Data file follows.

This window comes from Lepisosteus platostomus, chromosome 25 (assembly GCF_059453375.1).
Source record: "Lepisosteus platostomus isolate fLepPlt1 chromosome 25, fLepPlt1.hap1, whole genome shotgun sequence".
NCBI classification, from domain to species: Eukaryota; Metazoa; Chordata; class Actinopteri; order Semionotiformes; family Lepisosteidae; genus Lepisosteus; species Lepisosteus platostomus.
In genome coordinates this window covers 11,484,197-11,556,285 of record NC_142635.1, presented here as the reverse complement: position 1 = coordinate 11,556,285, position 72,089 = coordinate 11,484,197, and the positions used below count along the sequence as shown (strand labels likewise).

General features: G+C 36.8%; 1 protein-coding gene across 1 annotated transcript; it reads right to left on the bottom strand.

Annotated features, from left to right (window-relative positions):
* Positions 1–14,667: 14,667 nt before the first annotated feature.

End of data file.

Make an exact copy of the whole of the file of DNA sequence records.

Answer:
This window comes from Lepisosteus platostomus, chromosome 25 (assembly GCF_059453375.1).
Source record: "Lepisosteus platostomus isolate fLepPlt1 chromosome 25, fLepPlt1.hap1, whole genome shotgun sequence".
NCBI classification, from domain to species: Eukaryota; Metazoa; Chordata; class Actinopteri; order Semionotiformes; family Lepisosteidae; genus Lepisosteus; species Lepisosteus platostomus.
In genome coordinates this window covers 11,484,197-11,556,285 of record NC_142635.1, presented here as the reverse complement: position 1 = coordinate 11,556,285, position 72,089 = coordinate 11,484,197, and the positions used below count along the sequence as shown (strand labels likewise).

General features: G+C 36.8%; 1 protein-coding gene across 1 annotated transcript; it reads right to left on the bottom strand.

Annotated features, from left to right (window-relative positions):
* Positions 1–14,667: 14,667 nt before the first annotated feature.